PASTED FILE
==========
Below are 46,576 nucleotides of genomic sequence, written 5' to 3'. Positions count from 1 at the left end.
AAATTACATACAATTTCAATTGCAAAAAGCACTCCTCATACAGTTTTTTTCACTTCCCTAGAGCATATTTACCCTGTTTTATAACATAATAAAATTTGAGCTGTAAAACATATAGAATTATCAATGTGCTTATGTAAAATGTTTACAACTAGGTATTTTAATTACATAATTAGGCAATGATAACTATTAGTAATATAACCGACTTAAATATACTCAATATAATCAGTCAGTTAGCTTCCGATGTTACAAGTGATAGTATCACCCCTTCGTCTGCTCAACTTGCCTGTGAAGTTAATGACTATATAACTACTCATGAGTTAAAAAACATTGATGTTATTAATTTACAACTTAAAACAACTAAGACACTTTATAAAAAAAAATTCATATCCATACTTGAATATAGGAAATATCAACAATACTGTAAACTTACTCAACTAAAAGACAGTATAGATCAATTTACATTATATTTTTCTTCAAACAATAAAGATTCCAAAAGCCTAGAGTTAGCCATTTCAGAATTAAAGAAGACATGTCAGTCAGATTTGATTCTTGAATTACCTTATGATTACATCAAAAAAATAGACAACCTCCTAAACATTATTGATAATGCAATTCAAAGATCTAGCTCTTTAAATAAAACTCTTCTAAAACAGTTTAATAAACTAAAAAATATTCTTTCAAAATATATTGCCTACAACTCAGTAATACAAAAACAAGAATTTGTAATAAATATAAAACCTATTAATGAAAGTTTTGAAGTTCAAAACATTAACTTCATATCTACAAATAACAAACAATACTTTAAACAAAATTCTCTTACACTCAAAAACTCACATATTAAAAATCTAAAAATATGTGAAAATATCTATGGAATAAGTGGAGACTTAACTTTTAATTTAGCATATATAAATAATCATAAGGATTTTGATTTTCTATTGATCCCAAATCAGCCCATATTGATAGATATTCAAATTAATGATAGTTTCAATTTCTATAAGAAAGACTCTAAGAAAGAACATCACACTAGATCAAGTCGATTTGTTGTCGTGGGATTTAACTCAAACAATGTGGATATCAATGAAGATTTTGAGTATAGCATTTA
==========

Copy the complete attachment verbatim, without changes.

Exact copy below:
Below are 46,576 nucleotides of genomic sequence, written 5' to 3'. Positions count from 1 at the left end.
AAATTACATACAATTTCAATTGCAAAAAGCACTCCTCATACAGTTTTTTTCACTTCCCTAGAGCATATTTACCCTGTTTTATAACATAATAAAATTTGAGCTGTAAAACATATAGAATTATCAATGTGCTTATGTAAAATGTTTACAACTAGGTATTTTAATTACATAATTAGGCAATGATAACTATTAGTAATATAACCGACTTAAATATACTCAATATAATCAGTCAGTTAGCTTCCGATGTTACAAGTGATAGTATCACCCCTTCGTCTGCTCAACTTGCCTGTGAAGTTAATGACTATATAACTACTCATGAGTTAAAAAACATTGATGTTATTAATTTACAACTTAAAACAACTAAGACACTTTATAAAAAAAAATTCATATCCATACTTGAATATAGGAAATATCAACAATACTGTAAACTTACTCAACTAAAAGACAGTATAGATCAATTTACATTATATTTTTCTTCAAACAATAAAGATTCCAAAAGCCTAGAGTTAGCCATTTCAGAATTAAAGAAGACATGTCAGTCAGATTTGATTCTTGAATTACCTTATGATTACATCAAAAAAATAGACAACCTCCTAAACATTATTGATAATGCAATTCAAAGATCTAGCTCTTTAAATAAAACTCTTCTAAAACAGTTTAATAAACTAAAAAATATTCTTTCAAAATATATTGCCTACAACTCAGTAATACAAAAACAAGAATTTGTAATAAATATAAAACCTATTAATGAAAGTTTTGAAGTTCAAAACATTAACTTCATATCTACAAATAACAAACAATACTTTAAACAAAATTCTCTTACACTCAAAAACTCACATATTAAAAATCTAAAAATATGTGAAAATATCTATGGAATAAGTGGAGACTTAACTTTTAATTTAGCATATATAAATAATCATAAGGATTTTGATTTTCTATTGATCCCAAATCAGCCCATATTGATAGATATTCAAATTAATGATAGTTTCAATTTCTATAAGAAAGACTCTAAGAAAGAACATCACACTAGATCAAGTCGATTTGTTGTCGTGGGATTTAACTCAAACAATGTGGATATCAATGAAGATTTTGAGTATAGCATTTA